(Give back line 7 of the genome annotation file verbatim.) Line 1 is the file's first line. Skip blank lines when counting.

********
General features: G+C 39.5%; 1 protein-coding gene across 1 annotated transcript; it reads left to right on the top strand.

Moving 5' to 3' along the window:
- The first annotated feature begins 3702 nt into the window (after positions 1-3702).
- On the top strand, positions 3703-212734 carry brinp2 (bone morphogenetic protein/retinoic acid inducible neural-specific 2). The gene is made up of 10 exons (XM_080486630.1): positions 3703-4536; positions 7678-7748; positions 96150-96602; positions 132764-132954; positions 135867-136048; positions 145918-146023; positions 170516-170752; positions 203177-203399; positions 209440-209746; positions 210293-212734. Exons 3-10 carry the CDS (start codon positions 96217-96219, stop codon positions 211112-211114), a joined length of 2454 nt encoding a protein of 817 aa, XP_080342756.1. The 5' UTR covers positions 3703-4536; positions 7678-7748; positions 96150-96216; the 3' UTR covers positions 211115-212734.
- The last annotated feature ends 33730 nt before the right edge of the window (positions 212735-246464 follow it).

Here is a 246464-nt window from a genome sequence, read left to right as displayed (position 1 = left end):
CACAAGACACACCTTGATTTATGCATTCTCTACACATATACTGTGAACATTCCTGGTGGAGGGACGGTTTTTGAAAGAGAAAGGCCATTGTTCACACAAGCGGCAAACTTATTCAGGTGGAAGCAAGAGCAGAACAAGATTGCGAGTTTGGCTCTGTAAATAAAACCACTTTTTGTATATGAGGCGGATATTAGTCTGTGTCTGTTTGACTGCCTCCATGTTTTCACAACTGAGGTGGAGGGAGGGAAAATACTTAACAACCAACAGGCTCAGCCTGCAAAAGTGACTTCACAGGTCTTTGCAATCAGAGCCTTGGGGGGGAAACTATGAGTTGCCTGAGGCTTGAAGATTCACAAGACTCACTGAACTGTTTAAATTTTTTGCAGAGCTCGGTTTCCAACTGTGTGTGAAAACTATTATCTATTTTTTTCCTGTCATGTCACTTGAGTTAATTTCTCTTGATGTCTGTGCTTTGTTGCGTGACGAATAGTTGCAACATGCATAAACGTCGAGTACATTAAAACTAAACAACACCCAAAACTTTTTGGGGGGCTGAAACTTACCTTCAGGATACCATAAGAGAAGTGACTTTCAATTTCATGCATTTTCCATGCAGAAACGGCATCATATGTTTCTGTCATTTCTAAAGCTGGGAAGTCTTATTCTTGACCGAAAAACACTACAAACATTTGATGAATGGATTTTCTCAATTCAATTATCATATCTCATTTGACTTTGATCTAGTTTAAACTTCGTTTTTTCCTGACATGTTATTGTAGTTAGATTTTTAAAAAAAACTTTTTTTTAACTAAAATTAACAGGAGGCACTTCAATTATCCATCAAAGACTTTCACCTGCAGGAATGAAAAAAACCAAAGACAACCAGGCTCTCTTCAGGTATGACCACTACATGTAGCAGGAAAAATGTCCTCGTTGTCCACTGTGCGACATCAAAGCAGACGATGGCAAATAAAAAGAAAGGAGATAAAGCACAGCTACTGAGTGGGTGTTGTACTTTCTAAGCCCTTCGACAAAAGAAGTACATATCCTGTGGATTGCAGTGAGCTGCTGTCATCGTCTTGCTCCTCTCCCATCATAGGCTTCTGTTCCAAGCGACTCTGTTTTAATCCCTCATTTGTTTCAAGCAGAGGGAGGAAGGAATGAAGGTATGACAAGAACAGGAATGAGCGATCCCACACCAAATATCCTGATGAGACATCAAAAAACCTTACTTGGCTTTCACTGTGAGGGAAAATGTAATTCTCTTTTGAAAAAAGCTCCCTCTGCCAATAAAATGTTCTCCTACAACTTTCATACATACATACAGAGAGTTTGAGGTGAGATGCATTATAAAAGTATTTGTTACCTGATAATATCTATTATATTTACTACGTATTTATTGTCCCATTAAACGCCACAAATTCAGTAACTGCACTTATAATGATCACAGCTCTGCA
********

CACAAGACACACCTTGATTTATGCATTCTCTACACATATACTGTGAACATTCCTGGTGGAGGGACGGTTTTTGAAAGAGAAAGGCCATTGTTCACACAAGCGGCAAACTTATTCAGGTGGAAGCAAGAGCAGAACAAGATTGCGAGTTTGGCTCTGTAAATAAAACCACTTTTTGTATATGAGGCGGATATTAGTCTGTGTCTGTTTGACTGCCTCCATGTTTTCACAACTGAGGTGGAGGGAGGGAAAATACTTAACAACCAACAGGCTCAGCCTGCAAAAGTGACTTCACAGGTCTTTGCAATCAGAGCCTTGGGGGGGAAACTATGAGTTGCCTGAGGCTTGAAGATTCACAAGACTCACTGAACTGTTTAAATTTTTTGCAGAGCTCGGTTTCCAACTGTGTGTGAAAACTATTATCTATTTTTTTCCTGTCATGTCACTTGAGTTAATTTCTCTTGATGTCTGTGCTTTGTTGCGTGACGAATAGTTGCAACATGCATAAACGTCGAGTACATTAAAACTAAACAACACCCAAAACTTTTTGGGGGGCTGAAACTTACCTTCAGGATACCATAAGAGAAGTGACTTTCAATTTCATGCATTTTCCATGCAGAAACGGCATCATATGTTTCTGTCATTTCTAAAGCTGGGAAGTCTTATTCTTGACCGAAAAACACTACAAACATTTGATGAATGGATTTTCTCAATTCAATTATCATATCTCATTTGACTTTGATCTAGTTTAAACTTCGTTTTTTCCTGACATGTTATTGTAGTTAGATTTTTAAAAAAAACTTTTTTTTAACTAAAATTAACAGGAGGCACTTCAATTATCCATCAAAGACTTTCACCTGCAGGAATGAAAAAAACCAAAGACAACCAGGCTCTCTTCAGGTATGACCACTACATGTAGCAGGAAAAATGTCCTCGTTGTCCACTGTGCGACATCAAAGCAGACGATGGCAAATAAAAAGAAAGGAGATAAAGCACAGCTACTGAGTGGGTGTTGTACTTTCTAAGCCCTTCGACAAAAGAAGTACATATCCTGTGGATTGCAGTGAGCTGCTGTCATCGTCTTGCTCCTCTCCCATCATAGGCTTCTGTTCCAAGCGACTCTGTTTTAATCCCTCATTTGTTTCAAGCAGAGGGAGGAAGGAATGAAGGTATGACAAGAACAGGAATGAGCGATCCCACACCAAATATCCTGATGAGACATCAAAAAACCTTACTTGGCTTTCACTGTGAGGGAAAATGTAATTCTCTTTTGAAAAAAGCTCCCTCTGCCAATAAAATGTTCTCCTACAACTTTCATACATACATACAGAGAGTTTGAGGTGAGATGCATTATAAAAGTATTTGTTACCTGATAATATCTATTATATTTACTACGTATTTATTGTCCCATTAAACGCCACAAATTCAGTAACTGCACTTATAATGATCACAGCTCTGCA